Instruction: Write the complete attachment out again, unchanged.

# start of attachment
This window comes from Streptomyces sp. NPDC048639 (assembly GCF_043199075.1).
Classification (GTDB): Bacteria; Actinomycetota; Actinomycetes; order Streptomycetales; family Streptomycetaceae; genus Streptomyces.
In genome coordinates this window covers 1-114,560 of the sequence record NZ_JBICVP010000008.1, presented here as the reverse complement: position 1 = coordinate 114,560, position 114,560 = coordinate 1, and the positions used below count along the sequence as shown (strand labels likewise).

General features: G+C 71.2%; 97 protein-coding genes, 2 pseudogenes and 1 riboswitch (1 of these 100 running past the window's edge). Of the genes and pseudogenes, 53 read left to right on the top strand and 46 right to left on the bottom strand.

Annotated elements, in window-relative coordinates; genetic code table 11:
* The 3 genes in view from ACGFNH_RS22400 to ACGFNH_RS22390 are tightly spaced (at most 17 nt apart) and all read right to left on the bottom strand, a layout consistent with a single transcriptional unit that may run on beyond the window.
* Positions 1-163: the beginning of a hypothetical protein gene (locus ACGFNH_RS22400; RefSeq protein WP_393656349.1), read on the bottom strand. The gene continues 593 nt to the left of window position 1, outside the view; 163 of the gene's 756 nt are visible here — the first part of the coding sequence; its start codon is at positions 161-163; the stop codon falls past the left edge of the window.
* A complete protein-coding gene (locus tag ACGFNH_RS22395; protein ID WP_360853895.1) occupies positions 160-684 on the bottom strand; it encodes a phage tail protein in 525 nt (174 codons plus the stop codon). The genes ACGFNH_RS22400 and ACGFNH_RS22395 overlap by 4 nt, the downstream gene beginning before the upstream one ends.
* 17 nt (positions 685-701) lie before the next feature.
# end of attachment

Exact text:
This window comes from Streptomyces sp. NPDC048639 (assembly GCF_043199075.1).
Classification (GTDB): Bacteria; Actinomycetota; Actinomycetes; order Streptomycetales; family Streptomycetaceae; genus Streptomyces.
In genome coordinates this window covers 1-114,560 of the sequence record NZ_JBICVP010000008.1, presented here as the reverse complement: position 1 = coordinate 114,560, position 114,560 = coordinate 1, and the positions used below count along the sequence as shown (strand labels likewise).

General features: G+C 71.2%; 97 protein-coding genes, 2 pseudogenes and 1 riboswitch (1 of these 100 running past the window's edge). Of the genes and pseudogenes, 53 read left to right on the top strand and 46 right to left on the bottom strand.

Annotated elements, in window-relative coordinates; genetic code table 11:
* The 3 genes in view from ACGFNH_RS22400 to ACGFNH_RS22390 are tightly spaced (at most 17 nt apart) and all read right to left on the bottom strand, a layout consistent with a single transcriptional unit that may run on beyond the window.
* Positions 1-163: the beginning of a hypothetical protein gene (locus ACGFNH_RS22400; RefSeq protein WP_393656349.1), read on the bottom strand. The gene continues 593 nt to the left of window position 1, outside the view; 163 of the gene's 756 nt are visible here — the first part of the coding sequence; its start codon is at positions 161-163; the stop codon falls past the left edge of the window.
* A complete protein-coding gene (locus tag ACGFNH_RS22395; protein ID WP_360853895.1) occupies positions 160-684 on the bottom strand; it encodes a phage tail protein in 525 nt (174 codons plus the stop codon). The genes ACGFNH_RS22400 and ACGFNH_RS22395 overlap by 4 nt, the downstream gene beginning before the upstream one ends.
* 17 nt (positions 685-701) lie before the next feature.